There’s a response to a flood of criticism over a new Digital Rights Management (DRM) scheme called HDCP. Built into the upcoming Vista OS, the reports go, HDCP will intentionally make videos fuzzy or stop them from playing if the person playing them doesn’t have a monitor compatible with the new DRM. This is not exactly true.
In fact, new HDCP-protected high definition DVD’s will play on non-HDCP monitors, but it’s likely that the images will show as standard DVD images. Microsoft, however, isn’t doing this for the fun of it. They have to please the recording industry and they have to do their best to avoid angering consumers. That’s not easy, since they may have no choice in some matters that consumers will be unhappy with.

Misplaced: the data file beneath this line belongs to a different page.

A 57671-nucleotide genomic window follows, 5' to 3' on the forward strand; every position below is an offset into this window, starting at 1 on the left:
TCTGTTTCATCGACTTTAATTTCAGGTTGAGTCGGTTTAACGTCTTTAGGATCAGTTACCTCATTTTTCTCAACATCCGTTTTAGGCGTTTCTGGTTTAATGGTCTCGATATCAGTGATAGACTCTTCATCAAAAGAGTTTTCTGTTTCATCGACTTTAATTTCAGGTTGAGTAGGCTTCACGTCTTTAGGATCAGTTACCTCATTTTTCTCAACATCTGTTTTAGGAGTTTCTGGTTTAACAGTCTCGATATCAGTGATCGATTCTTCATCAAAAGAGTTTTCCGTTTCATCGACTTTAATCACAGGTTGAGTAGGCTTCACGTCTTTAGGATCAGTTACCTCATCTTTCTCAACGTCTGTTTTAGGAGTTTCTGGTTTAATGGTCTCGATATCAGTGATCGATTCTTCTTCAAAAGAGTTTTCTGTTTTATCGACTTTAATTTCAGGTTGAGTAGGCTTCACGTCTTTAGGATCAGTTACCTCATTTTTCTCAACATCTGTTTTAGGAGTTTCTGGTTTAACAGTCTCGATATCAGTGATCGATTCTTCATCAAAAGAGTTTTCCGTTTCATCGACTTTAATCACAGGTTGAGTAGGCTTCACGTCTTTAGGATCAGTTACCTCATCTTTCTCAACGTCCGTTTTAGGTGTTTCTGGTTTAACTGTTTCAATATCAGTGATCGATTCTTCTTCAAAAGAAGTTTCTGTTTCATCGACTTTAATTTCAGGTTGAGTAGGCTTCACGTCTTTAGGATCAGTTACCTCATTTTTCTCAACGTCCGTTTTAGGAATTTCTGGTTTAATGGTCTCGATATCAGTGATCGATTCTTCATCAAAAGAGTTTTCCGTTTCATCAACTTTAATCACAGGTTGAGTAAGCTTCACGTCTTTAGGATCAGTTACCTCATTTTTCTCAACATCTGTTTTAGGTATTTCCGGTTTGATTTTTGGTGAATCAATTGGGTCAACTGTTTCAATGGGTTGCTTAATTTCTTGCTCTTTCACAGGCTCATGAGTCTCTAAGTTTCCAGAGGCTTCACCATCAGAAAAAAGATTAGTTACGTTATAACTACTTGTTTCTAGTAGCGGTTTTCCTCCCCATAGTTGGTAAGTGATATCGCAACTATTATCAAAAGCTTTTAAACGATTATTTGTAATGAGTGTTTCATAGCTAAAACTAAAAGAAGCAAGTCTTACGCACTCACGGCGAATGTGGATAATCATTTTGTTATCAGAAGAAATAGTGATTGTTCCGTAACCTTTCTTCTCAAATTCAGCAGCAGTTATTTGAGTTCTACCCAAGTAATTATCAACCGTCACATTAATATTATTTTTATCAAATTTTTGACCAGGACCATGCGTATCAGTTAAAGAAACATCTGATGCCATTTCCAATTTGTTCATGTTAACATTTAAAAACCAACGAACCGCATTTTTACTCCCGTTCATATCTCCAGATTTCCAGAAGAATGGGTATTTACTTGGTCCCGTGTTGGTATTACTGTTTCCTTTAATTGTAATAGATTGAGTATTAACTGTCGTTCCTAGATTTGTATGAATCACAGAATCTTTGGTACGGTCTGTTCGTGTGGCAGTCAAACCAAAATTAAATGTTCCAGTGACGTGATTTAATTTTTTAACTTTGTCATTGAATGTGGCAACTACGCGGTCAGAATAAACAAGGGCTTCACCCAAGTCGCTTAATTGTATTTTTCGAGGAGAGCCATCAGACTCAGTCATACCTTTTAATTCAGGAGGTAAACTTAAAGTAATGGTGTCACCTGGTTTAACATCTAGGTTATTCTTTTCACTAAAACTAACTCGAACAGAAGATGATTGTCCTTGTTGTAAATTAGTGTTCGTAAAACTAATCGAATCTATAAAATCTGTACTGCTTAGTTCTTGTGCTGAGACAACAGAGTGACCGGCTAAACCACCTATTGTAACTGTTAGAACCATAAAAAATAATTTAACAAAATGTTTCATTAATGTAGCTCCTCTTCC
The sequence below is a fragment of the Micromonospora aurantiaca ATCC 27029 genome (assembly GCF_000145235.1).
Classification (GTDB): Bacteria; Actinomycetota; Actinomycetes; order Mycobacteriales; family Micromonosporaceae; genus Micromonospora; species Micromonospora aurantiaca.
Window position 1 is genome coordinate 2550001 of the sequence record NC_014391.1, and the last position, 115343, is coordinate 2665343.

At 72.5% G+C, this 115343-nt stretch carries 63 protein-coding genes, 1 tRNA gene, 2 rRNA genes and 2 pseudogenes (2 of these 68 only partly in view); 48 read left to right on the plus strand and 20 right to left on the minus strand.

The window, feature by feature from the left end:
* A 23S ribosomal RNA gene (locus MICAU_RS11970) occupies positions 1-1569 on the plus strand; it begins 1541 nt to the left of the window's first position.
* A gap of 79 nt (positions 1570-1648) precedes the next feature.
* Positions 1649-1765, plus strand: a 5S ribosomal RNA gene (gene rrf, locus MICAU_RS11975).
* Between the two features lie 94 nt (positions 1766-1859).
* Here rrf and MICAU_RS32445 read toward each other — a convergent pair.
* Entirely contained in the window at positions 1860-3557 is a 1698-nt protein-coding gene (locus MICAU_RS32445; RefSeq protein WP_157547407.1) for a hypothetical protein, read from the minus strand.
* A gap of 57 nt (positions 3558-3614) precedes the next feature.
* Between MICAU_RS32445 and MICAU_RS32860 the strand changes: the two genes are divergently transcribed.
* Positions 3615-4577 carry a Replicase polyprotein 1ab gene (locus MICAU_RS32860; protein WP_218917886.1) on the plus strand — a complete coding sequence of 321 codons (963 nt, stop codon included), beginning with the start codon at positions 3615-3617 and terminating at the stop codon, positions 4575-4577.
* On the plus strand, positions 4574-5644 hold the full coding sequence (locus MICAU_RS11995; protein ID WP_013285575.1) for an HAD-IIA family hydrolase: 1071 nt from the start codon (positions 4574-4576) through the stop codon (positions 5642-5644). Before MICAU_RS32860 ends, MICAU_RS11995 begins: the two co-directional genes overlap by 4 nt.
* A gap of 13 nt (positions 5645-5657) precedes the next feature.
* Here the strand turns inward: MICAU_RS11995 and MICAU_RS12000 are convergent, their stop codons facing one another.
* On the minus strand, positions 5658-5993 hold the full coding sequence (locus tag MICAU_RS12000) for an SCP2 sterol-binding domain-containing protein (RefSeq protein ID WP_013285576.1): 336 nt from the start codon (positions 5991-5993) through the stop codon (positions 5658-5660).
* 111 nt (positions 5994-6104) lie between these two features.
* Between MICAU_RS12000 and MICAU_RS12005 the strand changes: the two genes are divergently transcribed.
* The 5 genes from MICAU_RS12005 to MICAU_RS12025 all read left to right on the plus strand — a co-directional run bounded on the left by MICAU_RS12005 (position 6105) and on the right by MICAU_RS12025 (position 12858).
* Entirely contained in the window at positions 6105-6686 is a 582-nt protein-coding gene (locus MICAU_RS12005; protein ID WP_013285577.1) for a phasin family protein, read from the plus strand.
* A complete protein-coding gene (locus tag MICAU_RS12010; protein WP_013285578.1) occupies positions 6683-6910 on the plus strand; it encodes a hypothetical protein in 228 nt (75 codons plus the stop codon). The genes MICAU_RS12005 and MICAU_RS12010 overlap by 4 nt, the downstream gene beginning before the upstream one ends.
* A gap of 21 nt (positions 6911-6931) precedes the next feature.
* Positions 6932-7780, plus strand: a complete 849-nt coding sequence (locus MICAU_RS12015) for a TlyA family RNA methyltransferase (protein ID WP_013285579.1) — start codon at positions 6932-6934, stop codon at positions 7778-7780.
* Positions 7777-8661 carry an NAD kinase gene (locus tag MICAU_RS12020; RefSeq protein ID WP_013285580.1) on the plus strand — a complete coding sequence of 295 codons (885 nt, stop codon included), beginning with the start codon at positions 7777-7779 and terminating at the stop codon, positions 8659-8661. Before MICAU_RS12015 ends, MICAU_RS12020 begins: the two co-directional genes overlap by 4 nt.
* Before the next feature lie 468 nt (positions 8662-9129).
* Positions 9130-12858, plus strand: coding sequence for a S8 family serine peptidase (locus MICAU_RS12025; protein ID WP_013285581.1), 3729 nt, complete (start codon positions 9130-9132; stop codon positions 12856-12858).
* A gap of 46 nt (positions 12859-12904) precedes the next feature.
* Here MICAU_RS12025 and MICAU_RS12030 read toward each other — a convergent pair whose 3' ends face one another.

From Microsoft’s perspective, its attempt to comply with a DRM scheme developed by the consumer electronics industry is getting unfairly blown up into a nefarious plan that’s far from reality. “Articles saying that you will need new monitors with Windows Vista to play any DRMed content are not correct,” said Ken Birge, a spokesman for Microsoft. “Any DRM content that’s out there today, you’ll be able to play with any existing monitor using Vista.”
However, Birge confirms that new monitors will be required to support full playback of high-definition DVDs. “Next-generation DVDs will require HDCP for playback,” Birge said. “So that requires HDCP protection all the way out to monitor. As PCs become more of a home entertainment device, consumers are going to expect to play back next-generation DVDs. In order to do that, Microsoft has to require this HDCP support all the way out to the monitor. It’s very much following suit to what the consumer electronics industry has already done.”
Consumers, of course, always have the final say: If you don’t like the new DRM scheme, VOTE WITH YOUR WALLETS! If people refuse to buy discs with the new HDCP protection, then the recording industry will be forced to rethink their strategy and HDCP will join other schemes on the trash heap.